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Hu FB, Bronner L, Willett WC, et al. Fish and Omega-3 Fatty Acid Intake and Risk of Coronary Heart Disease in Women. JAMA. 2002;287(14):1815–1821. doi:10.1001/jama.287.14.1815
Author Affiliations: Departments of Nutrition (Drs Hu, Willett, Stampfer, and Hunter) and Epidemiology (Drs Willett, Stampfer, Hunter, and Manson); Harvard School of Public Health, the Channing Laboratory (Drs Hu, Willett, Stampfer, Hunter, and Manson); the Division of Preventive Medicine (Drs Manson, Rexrode, and Albert); Department of Medicine, Brigham and Women's Hospital, and the Cardiology Division (Dr Albert), Massachusetts General Hospital, Harvard Medical School, Boston, Mass; Department of Psychiatry, Duke University Medical Center, Durham, NC (Dr Bronner).
Context Higher consumption of fish and omega-3 fatty acids has been associated
with a lower risk of coronary heart disease (CHD) in men, but limited data
are available regarding women.
Objective To examine the association between fish and long-chain omega-3 fatty
acid consumption and risk of CHD in women.
Design, Setting, and Participants Dietary consumption and follow-up data from 84 688 female nurses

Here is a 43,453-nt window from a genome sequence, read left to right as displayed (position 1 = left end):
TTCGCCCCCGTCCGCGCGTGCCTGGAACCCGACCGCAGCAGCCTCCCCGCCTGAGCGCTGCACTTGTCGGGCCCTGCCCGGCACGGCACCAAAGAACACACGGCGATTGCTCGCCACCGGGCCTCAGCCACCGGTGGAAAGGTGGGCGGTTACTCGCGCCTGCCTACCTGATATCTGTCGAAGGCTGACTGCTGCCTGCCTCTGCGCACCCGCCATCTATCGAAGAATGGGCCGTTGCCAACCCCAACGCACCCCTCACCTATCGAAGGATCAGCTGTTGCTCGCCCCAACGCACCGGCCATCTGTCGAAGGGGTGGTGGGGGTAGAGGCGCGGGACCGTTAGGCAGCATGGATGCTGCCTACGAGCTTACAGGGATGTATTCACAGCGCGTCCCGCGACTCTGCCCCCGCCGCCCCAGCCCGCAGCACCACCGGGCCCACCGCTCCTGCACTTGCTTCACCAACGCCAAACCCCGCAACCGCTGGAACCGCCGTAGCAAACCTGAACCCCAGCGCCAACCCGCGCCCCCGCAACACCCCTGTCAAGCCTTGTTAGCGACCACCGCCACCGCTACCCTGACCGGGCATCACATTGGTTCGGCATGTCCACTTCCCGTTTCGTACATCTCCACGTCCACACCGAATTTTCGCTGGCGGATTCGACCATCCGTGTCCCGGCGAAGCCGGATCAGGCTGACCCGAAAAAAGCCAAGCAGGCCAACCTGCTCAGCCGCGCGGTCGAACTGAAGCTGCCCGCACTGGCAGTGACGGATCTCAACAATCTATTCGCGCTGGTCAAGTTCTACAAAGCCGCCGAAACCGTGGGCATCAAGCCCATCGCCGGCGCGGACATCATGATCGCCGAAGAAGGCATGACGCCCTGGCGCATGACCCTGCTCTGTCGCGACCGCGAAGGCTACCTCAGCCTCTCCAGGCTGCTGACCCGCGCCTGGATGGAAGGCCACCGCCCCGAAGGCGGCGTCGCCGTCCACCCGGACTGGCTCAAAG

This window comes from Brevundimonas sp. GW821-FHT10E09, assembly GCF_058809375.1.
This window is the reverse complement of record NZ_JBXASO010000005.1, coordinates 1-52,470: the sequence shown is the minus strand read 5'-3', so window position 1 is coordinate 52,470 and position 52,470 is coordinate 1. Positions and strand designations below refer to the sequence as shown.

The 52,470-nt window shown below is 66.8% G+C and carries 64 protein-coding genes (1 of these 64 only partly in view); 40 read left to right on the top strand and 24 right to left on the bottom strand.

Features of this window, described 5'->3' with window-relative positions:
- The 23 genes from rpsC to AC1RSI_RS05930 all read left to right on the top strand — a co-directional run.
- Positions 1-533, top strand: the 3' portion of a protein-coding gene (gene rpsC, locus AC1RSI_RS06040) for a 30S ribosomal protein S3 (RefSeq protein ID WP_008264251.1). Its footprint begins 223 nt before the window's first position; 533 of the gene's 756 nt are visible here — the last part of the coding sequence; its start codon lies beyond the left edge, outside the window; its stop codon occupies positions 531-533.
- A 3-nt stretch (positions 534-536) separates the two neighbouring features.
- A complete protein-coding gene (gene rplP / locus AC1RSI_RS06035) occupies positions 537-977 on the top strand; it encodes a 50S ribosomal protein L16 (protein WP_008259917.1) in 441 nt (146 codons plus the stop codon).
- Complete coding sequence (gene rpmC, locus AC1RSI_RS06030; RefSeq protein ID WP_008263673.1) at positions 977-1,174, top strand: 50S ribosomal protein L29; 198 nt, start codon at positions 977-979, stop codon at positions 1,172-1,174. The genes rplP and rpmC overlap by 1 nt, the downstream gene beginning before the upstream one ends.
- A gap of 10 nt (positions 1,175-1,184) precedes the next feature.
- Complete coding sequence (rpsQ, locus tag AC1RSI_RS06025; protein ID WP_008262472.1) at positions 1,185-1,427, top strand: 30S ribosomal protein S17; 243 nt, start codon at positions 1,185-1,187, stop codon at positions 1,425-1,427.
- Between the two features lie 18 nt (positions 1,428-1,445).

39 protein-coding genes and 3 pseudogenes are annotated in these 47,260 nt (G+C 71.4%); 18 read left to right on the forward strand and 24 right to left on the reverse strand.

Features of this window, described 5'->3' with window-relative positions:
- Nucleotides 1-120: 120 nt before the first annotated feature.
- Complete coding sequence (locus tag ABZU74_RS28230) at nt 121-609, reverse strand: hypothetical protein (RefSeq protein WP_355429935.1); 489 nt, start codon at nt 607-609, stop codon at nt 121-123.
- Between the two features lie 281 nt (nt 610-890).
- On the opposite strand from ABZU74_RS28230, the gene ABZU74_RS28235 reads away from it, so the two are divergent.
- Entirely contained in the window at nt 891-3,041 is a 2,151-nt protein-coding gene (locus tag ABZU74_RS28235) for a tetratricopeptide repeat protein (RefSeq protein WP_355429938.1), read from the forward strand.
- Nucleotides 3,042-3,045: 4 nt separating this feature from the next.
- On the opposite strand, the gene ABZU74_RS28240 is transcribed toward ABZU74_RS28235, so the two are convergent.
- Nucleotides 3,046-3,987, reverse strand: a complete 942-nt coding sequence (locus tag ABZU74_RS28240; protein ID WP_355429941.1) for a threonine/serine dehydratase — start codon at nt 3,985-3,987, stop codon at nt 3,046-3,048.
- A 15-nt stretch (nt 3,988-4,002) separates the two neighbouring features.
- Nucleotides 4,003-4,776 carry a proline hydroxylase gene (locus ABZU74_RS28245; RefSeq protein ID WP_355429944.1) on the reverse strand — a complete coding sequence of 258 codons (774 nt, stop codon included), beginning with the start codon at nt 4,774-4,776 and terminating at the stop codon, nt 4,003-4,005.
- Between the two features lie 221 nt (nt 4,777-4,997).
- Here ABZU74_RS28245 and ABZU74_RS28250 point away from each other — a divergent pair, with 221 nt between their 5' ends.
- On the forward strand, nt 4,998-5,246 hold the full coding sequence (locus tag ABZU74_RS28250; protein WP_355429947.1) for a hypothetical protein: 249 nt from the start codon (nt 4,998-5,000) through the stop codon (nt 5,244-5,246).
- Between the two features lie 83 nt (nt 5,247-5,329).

enrolled in the Nurses' Health Study, aged 34 to 59 years and free from cardiovascular
disease and cancer at baseline in 1980, were compared from validated questionnaires
completed in 1980, 1984, 1986, 1990, and 1994.
Main Outcome Measures Incident nonfatal myocardial infarction and CHD deaths.
Results During 16 years of follow-up, there were 1513 incident cases of CHD
(484 CHD deaths and 1029 nonfatal myocardial infarctions). Compared with women
who rarely ate fish (<1 per month), those with a higher intake of fish
had a lower risk of CHD. After adjustment for age, smoking, and other cardiovascular
risk factors, the multivariable relative risks (RRs) of CHD were 0.79 (95%
confidence interval [CI], 0.64-0.97) for fish consumption 1 to 3 times per
month, 0.71 (95% CI, 0.58-0.87) for once per week, 0.69 (95% CI, 0.55-0.88)
for 2 to 4 times per week, and 0.66 (95% CI, 0.50-0.89) for 5 or more times
per week (P for trend = .001). Similarly, women with
a higher intake of omega-3 fatty acids had a lower risk of CHD, with multivariable
RRs of 1.0, 0.93, 0.78, 0.68, and 0.67 (P<.001
for trend) across quintiles of intake. For fish intake and omega-3 fatty acids,
the inverse association appeared to be stronger for CHD deaths (multivariate
RR for fish consumption 5 times per week, 0.55 [95% CI, 0.33-0.90] for CHD
deaths vs 0.73 [0.51-1.04]) than for nonfatal myocardial infarction.
Conclusion Among women, higher consumption of fish and omega-3 fatty acids is associated
with a lower risk of CHD, particularly CHD deaths.
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